Today the theme centres on God’s call and our response. However, vocation, that is, God’s call and our response, is often understood in terms of calling to be a priest or a religious brother or sister. As a result of a restricted definition of vocation, Catholics tend to exalt the vocation to the priesthood and religious life and to downplay the importance of the non-priestly or religious vocations. The truth is: baptism is a response to God’s call and so it involves every Christian.
Our first call is to life. Baptism calls us to a life in Christ Jesus our Lord. This life in Christ Jesus is spelt out by St Paul in the 2nd Reading in terms of purity of the body, that is, through abstention from fornication. Through Baptism, the body becomes the temple of the Holy Spirit and as a result, there is need to give due reverence to the body—living or dead. This explains why we incense the congregation during Mass at the moment we enter into the Liturgy of the Eucharist. Also at the end of a funeral Mass, the body in the coffin is incensed. And, because the body is the temple of the Holy Spirit, the Church prohibits the scattering of the ashes of a faithful departed who has been cremated.
Baptism is so serious a matter that in the early Church it takes place only after a prolonged period of initiation into the life of the Christian community. The Apostolic Tradition of Hippolytus describes this period in terms of 3 years in what is known as the catechumenate. This long period of waiting for baptism shows how seriously the Church takes the call of Baptism to be.
Baptism takes us into the life of Christ. It is in the context of our life with Christ that we may speak of the call to become a priest or religious. But, priesthood or religious is a particular call which does not diminish the importance of any other vocation or state of life.
Baptism is both a call and a response.
Granted that not everyone here is inclined to run to the seminary or the convent, how are we to step up to the mark?
The Catechism speaks of the relationship between the priesthood of the ordained, that is, the ministerial priesthood and the priesthood of the laity. “The common priesthood of the faithful is exercised by the unfolding of baptismal grace—a life of faith, hope and charity, a life according to the Spirit. The ministerial priesthood is at the service of the common priesthood. It is directed at the unfolding of the baptismal grace of all Christians” (CCC1547). If the priest is ordained to help a lay person to live out his or her baptism, this means that every vocation is important. 
It means that we first take what we do with great humility. In the context of the Gospel, take a look at John the Baptist. If we think that vocation is to become an ordained priest then we will think of anything else as less. But John the Baptist did not feel his vocation any less. He simply stated: “Look, there is the lamb of God” and pointed Andrew and the other disciple to Jesus. The ordinariness of John’s vocation tells us that life is often lived in someone else’s shadow. Not everyone will be a CEO or will have his or her picture in the papers.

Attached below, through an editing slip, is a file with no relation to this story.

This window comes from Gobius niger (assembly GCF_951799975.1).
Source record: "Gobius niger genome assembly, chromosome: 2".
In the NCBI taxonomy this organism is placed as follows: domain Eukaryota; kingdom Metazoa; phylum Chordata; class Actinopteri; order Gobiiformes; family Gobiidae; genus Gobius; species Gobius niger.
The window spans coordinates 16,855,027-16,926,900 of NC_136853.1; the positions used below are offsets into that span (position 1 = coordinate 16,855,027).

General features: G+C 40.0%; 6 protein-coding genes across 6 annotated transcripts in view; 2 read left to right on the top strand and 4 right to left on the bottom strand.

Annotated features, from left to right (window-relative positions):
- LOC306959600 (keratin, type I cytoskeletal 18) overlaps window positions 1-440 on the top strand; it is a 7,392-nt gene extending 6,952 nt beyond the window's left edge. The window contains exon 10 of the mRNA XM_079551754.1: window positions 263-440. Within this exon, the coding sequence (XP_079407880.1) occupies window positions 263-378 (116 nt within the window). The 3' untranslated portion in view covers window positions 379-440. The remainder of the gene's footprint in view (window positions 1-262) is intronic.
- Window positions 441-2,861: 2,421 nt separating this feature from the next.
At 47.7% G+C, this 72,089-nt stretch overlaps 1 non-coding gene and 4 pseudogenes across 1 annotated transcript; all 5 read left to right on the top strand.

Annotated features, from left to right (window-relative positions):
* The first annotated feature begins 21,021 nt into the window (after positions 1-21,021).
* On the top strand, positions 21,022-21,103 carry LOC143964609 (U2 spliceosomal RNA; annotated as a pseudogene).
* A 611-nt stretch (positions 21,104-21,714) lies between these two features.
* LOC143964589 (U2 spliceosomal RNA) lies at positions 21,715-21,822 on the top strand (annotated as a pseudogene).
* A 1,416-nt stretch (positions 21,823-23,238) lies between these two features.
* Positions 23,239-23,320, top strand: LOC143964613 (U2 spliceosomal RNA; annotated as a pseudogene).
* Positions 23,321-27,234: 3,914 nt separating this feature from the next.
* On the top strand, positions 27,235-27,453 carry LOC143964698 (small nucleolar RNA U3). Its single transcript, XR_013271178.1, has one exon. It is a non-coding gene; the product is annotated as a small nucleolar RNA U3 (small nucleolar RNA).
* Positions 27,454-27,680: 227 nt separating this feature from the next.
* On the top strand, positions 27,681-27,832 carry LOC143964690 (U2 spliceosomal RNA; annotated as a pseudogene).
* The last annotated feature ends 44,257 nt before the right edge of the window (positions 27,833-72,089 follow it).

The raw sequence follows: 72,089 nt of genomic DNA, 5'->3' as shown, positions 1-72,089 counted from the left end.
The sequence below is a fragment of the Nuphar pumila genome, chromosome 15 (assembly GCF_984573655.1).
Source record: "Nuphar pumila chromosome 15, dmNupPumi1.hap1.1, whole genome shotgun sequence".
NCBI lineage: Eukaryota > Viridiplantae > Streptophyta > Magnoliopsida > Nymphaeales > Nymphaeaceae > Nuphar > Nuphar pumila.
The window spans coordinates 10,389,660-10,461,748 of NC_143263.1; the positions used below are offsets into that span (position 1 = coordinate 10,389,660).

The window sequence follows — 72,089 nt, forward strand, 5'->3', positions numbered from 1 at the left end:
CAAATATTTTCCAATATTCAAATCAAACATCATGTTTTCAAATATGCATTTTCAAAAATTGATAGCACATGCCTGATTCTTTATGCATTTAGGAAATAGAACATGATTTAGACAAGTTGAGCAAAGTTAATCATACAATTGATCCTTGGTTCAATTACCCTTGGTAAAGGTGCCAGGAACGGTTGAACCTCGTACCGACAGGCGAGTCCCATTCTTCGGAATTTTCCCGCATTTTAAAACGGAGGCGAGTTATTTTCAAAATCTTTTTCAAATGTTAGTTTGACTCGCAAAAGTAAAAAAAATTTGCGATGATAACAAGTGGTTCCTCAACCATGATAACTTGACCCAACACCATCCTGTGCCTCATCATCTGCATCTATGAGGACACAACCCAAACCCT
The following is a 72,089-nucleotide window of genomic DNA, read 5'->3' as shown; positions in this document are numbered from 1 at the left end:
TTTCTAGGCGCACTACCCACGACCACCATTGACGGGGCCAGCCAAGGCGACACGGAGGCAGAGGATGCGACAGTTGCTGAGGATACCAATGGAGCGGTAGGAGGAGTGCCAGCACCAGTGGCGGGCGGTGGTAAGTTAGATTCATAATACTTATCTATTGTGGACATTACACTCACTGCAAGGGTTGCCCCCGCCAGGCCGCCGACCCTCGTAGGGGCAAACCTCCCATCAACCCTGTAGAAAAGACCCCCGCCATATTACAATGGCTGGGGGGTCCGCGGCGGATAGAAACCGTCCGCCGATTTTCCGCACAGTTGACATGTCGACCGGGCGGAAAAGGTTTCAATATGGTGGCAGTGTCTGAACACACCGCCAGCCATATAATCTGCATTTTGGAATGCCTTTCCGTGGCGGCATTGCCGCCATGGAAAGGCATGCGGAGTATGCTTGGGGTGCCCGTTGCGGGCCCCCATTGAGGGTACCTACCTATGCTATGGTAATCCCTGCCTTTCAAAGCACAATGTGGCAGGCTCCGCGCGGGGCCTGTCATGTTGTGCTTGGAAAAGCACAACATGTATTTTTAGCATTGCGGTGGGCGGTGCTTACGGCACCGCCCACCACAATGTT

Once, I received an email, which was sent to quite a number of people by a self-serving community leader. Unfortunately, for that leader, I was accidentally included in the mailing list. The content of the email is not important but it was revealingly indicative of the way we perceive vocation. We seemed to have attached glamour to the vocations which are more prominent or visible... like becoming a priest or becoming a leader who must be seen to be taking charge of things. It is only worthwhile to serve if we stand in the lime-light.
But life is not described as mundane for nothing because there are vocations that are by and large hidden and unglamorous, just like John the Baptist whose life’s motto was “He must increase, I must decrease”. For John, life has always been in the shadow of Jesus. Even then, there was no less dignity in being the herald of Christ.
For a Jesuit too, after a long life of service (actually after a life of long service) and after all the publicity of the vocation is gone, he will enter a period of inaction characterised by nonentity. He becomes nobody. In our Jesuit catalogue, what appears next to the name of this Jesuit will not be, “Parish Priest”, “Director of Retreat House”, “Treasurer” but simply “Praying for the Society of Jesus and the Church”. These Jesuits are also those who are aged, sick or dying. But, what they do is no less important that the Jesuit who is quote left and right and courted by the intelligentsia.
To those whose lives are neither exciting nor dramatic, this Sunday marks ordinary time. The call and response of Peter, Andrew and John is a reminder that ordinary time is not less than extraordinary. Ordinary is by and large characteristic of our vocation or state of life. It means that where we are, no matter how hidden, we may be able to give praise and glory to God. But that can happen only if we believe that our vocation is the living out of our grace of baptism, the grace of a life with Christ Jesus our Lord.
 You know that people do not like priests to wade into political waters. Reflect upon this. It is because the laity has by and large remained uninvolved in living out their vocation that the priests step in to fill the void that is left by social and political inaction. Perhaps when the laity is more conscious of their greater involvement in body politics that the priest can go back to doing what they do best.